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Comments of Dr. Paprella

Training of Temporal Bone Researchers
Funding & Needs

(Panel 1:30-2:30 p.m.)

  1. Personal History of Training M.D.'s and Ph.D.'s
    Over the years I have had the privilege of training more than 230 M.D.'s and Ph.D.'s. Included in this group are 25 Professors and Chairmen of Otolaryngology in the United States and especially other countries; and many full and part time academic faculty. The basis for research training was the Otopathology Laboratory with our other affiliated disciplines and laboratories. Many of these individuals have branched into other research disciplines and have greatly aided the mission of the NIDCD. For example, my first independent fellow was Dr. David Lim, in 1964. Thus, otopathology laboratories have in the past, and even more so in the future, the opportunity to train individuals for research.

  2. Research Assistants and Technicians
    There is a concomitant need to train research assistants and technicians. These skills require special knowledge and training and many years of experience. Photomacrography and micrography are part of these necessary skills. Our research assistants and technicians have, and are trained to participate in the design, execution, and when appropriate, publication of research findings, and are inherent members of the team, which enhances the research team's effort and productivity. It is amazing how creative and productive these individuals are to the research process.

  3. The Otopathology Laboratory has routinely been used to teach medical students, residents, fellows, and faculty the pathology and pathogenesis of otologic diseases which leads to more optimal patient care, but also to new research ideas and collaborative study.

  4. In the past decade or more there has been a great paucity of American residency graduates entering the research realm of otopathology. Fortunately there are many from other countries who arrive as fellows for 1 to 2 years to study otopathology and related disciplines such as electron microscopy, immunocytochemistry, in situ hybridization, and molecular biology.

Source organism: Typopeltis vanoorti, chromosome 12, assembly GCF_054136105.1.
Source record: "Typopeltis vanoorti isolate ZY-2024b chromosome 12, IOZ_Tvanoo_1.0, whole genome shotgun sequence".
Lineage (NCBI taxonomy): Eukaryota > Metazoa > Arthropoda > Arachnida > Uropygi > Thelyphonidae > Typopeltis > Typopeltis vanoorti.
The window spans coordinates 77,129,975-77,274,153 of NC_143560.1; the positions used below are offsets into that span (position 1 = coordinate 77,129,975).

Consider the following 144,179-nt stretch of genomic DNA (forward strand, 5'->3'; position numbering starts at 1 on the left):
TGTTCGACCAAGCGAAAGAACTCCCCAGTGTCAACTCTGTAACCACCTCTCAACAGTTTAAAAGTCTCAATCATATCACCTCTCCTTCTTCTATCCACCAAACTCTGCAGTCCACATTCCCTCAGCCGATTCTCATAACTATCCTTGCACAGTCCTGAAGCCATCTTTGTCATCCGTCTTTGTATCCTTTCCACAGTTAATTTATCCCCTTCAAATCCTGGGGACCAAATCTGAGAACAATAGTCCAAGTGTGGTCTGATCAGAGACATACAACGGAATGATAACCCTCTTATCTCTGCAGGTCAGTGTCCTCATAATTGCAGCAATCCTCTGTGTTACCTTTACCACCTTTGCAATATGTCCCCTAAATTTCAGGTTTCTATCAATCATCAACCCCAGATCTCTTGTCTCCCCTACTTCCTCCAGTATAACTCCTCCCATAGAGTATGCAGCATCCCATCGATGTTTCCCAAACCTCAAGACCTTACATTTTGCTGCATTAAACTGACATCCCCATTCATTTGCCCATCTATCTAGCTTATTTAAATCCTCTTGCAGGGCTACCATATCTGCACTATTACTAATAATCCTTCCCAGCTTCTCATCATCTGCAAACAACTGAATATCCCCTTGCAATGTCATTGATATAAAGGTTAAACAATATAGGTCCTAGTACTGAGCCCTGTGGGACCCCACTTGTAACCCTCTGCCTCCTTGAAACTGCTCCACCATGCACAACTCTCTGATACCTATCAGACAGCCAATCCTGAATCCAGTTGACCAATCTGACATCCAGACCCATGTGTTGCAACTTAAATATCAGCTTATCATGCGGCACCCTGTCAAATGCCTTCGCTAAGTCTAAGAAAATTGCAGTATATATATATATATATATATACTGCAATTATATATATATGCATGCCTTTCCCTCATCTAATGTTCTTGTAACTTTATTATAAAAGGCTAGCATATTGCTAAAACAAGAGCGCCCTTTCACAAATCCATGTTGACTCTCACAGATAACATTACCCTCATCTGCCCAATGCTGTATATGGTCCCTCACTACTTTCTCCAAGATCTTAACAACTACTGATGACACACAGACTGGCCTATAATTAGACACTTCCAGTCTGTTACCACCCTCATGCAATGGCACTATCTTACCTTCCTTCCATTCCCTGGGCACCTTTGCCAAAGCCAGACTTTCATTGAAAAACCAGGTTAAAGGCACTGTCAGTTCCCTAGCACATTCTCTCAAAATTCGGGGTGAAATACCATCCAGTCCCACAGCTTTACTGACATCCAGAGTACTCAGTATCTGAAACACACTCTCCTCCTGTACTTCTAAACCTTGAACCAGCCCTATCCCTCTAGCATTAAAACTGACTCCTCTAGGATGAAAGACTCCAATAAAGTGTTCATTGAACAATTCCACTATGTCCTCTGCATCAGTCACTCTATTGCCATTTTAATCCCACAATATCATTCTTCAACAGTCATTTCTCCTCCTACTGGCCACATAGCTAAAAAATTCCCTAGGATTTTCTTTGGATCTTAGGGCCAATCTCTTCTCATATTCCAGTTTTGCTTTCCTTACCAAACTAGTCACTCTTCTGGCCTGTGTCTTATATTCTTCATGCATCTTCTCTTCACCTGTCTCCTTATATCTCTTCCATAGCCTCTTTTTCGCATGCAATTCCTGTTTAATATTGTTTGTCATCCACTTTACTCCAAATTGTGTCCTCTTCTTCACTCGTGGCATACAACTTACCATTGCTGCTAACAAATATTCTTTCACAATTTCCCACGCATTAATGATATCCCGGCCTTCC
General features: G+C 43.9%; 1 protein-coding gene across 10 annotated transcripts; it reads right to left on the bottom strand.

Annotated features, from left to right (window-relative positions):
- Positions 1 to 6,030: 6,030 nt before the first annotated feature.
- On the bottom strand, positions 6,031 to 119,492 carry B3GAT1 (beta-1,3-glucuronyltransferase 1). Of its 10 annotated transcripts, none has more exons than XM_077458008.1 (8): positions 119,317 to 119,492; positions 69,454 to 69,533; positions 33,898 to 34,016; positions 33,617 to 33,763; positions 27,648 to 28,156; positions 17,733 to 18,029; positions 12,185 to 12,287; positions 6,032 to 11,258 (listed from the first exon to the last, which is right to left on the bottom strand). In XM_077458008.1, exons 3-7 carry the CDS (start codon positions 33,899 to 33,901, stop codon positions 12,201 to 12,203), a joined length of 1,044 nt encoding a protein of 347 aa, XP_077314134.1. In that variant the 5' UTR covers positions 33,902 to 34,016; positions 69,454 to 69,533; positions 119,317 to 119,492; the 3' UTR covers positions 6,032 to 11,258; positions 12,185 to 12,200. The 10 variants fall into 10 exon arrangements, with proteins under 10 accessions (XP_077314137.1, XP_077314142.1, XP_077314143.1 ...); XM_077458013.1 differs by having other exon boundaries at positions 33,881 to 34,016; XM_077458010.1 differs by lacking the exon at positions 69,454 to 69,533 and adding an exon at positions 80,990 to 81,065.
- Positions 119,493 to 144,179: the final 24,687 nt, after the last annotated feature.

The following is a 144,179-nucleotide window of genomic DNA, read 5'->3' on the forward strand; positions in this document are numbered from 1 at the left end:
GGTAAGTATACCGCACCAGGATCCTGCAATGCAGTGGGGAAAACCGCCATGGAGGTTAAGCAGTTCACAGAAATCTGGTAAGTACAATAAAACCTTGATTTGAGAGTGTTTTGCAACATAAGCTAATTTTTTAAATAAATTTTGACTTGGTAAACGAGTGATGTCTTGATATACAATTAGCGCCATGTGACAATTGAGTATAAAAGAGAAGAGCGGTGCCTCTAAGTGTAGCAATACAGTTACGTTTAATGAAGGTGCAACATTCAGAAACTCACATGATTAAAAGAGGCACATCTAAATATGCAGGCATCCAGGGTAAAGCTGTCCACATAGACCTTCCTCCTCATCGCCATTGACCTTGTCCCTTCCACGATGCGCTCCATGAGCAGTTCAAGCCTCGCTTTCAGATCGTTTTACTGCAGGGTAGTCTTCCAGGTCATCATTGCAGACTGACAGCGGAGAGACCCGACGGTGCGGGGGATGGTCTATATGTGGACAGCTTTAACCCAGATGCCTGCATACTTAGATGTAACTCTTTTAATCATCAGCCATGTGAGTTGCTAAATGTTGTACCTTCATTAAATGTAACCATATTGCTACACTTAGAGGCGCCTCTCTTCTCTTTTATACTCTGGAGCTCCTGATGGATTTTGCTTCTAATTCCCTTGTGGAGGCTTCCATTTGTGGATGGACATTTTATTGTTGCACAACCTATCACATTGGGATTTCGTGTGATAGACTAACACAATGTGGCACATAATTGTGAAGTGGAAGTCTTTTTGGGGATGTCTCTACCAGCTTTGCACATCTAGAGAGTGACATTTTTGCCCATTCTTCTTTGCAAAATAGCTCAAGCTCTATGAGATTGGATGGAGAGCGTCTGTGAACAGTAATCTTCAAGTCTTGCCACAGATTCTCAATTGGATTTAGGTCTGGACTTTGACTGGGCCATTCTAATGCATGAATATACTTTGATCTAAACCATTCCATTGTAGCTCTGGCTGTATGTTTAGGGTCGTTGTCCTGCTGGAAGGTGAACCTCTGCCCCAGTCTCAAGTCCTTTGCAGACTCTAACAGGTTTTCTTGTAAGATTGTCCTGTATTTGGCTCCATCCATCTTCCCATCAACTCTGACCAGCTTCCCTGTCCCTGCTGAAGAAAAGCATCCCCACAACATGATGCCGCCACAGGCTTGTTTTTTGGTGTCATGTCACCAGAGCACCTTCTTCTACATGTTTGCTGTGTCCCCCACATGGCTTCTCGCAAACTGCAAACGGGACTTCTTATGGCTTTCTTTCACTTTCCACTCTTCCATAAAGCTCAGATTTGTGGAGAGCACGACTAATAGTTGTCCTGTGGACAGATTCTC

For example, in my laboratory at the present time, we are fortunate to have seven research fellows: five from Japan, one from Turkey, and one from Brazil who is on a Fulbright scholarship. He will soon return to the University of Brasilia where the Professor and Chairman Dr. Carlos Oliveira was my resident years ago. Dr. Oliveira took a fellowship with Harold F. Schuknecht. With the International Hearing Foundation (IHF) and Rotary funds, we will help establish an otopathology laboratory at the University of Brasilia, the first I am aware of in Latin America. This will provide a means of looking at various pathologies from another country in cooperation with our own laboratory.

    Two new fellows will soon arrive, one from India and one from China. These individuals pay their own room, board, and travel and we provide the expenses for their research activities, publications, travel to meetings, etc. Although we have been pleased and grateful with the productivity of foreign fellows, American graduates are needed to enter the field of otopathology. The reason they do not is their awareness of lack of support of otopatholoy laboratories and perceived lack of funding for training.

     

  5. What Do We Need?

    1. We need basic funds to support all temporal bone histopathological research laboratory personnel including research assistants and technicians and faculty to provide guidance and supervision and funds to support training for future otopathology researchers especially to include American residency graduates. Although M.D. and Ph.D. faculty are encouraged to enter this research area, a special need is to train clinical otologists and neurotologists who have an active interest in otopathological research which greatly enhances transference of research data to the bedside. The best role models in American to date, such as Lindsay, Schuknecht, etc., have been individuals of this type. Questions for research arise from the clinic, which can then be taken to the temporal bone laboratory and cross fertilization takes place in which questions from the laboratory can be taken to the clinic for clinical correlative and collaborative study. The fact that we have new technology for improved diagnosis of otological diseases only enhances the possibility of encouraging corollary clinical otopathological studies.

    2. Specifically it would be desirable, as a beginning, if funds were available to train two such otopathology individuals per year in the "active" core centers. This is in addition to basic lab support of approximately $300,000 (or approximately equal to one R01 grant). The core lab can also train research assistants and technicians.

 

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